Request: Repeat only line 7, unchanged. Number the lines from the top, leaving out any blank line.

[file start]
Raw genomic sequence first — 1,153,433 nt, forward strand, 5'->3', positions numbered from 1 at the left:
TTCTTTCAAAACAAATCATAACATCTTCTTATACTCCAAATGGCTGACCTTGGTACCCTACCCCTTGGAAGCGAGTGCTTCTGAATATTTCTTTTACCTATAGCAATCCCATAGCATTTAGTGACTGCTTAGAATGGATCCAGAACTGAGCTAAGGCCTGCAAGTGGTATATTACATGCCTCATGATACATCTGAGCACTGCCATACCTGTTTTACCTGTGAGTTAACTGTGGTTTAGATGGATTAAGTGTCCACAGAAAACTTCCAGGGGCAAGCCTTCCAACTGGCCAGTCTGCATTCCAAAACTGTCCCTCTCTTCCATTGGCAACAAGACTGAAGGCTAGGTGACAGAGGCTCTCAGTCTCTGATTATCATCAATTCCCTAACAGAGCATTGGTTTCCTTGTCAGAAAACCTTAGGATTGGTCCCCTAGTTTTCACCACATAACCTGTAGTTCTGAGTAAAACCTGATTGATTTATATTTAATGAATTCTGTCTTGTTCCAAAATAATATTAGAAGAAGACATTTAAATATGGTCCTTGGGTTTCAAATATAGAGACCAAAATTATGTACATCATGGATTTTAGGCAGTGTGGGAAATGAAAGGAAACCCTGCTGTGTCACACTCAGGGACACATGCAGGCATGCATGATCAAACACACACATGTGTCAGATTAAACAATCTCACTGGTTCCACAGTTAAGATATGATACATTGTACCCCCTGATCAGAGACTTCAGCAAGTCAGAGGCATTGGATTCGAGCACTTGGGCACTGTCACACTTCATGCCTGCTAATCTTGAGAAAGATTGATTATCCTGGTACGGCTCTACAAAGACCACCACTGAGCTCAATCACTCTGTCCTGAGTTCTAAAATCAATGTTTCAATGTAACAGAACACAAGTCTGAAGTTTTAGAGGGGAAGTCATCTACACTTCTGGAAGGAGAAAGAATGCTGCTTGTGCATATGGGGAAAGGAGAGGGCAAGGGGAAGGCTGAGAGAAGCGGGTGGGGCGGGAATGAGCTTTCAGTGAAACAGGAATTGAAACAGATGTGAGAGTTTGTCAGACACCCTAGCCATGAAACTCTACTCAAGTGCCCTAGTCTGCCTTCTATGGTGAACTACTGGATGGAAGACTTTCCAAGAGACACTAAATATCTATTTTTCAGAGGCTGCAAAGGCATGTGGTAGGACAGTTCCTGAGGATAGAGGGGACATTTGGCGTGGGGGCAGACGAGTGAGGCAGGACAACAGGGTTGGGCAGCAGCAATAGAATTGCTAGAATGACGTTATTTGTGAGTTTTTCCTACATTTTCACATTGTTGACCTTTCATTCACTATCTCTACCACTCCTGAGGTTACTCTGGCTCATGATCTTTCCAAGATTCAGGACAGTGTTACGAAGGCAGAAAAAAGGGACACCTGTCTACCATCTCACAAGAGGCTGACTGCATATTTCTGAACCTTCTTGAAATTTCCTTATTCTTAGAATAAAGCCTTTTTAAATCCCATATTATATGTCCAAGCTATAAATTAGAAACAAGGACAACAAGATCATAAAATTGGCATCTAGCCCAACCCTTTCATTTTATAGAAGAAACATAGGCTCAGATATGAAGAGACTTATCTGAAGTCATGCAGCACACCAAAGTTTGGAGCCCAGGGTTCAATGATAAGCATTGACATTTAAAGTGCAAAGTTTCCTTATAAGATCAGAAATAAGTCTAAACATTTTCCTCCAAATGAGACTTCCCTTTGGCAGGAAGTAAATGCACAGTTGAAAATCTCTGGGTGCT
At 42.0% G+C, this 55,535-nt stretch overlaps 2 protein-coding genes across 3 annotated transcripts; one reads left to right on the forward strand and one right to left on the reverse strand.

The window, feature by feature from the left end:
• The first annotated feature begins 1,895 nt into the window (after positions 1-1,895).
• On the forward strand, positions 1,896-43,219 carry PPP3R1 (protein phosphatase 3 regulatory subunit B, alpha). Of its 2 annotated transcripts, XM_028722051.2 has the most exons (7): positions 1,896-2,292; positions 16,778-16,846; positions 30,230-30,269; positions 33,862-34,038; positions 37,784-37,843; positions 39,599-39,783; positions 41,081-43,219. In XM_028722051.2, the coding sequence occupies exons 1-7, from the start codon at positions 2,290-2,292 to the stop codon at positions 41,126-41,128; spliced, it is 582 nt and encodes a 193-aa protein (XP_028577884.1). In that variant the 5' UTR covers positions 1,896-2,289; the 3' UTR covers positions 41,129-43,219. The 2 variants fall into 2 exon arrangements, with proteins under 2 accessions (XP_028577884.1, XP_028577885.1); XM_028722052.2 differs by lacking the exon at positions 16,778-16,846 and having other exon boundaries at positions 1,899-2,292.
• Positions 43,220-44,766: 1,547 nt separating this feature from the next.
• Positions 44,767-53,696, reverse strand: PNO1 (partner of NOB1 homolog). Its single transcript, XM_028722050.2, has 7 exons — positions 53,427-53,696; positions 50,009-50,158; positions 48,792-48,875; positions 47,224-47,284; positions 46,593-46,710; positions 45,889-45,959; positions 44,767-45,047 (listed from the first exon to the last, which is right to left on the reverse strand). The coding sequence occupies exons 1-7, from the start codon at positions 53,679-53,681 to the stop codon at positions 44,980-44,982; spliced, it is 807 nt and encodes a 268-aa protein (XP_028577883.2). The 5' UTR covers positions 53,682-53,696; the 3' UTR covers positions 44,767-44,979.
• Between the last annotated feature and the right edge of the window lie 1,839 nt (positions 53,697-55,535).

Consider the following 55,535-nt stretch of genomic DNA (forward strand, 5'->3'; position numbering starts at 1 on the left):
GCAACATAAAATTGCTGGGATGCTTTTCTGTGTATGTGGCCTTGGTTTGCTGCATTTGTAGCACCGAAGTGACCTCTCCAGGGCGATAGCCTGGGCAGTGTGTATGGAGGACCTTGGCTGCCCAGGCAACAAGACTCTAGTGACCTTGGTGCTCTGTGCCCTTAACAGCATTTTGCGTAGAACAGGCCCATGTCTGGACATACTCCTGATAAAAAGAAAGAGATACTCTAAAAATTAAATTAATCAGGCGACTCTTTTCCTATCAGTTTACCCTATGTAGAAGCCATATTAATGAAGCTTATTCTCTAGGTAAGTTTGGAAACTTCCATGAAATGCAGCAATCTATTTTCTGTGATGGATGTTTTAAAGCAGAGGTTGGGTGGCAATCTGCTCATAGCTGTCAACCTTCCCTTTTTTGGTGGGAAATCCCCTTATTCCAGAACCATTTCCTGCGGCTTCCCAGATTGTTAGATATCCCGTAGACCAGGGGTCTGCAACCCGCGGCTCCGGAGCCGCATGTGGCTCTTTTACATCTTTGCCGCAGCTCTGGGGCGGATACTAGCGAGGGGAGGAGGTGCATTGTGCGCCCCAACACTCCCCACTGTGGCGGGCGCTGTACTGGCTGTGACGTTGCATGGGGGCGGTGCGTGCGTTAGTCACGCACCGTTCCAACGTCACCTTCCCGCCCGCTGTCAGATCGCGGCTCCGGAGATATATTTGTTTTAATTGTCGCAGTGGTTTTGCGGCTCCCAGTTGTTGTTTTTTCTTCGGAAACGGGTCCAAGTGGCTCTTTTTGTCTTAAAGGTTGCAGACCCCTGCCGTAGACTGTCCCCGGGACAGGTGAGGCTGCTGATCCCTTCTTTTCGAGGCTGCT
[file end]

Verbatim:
• Positions 43,220-44,766: 1,547 nt separating this feature from the next.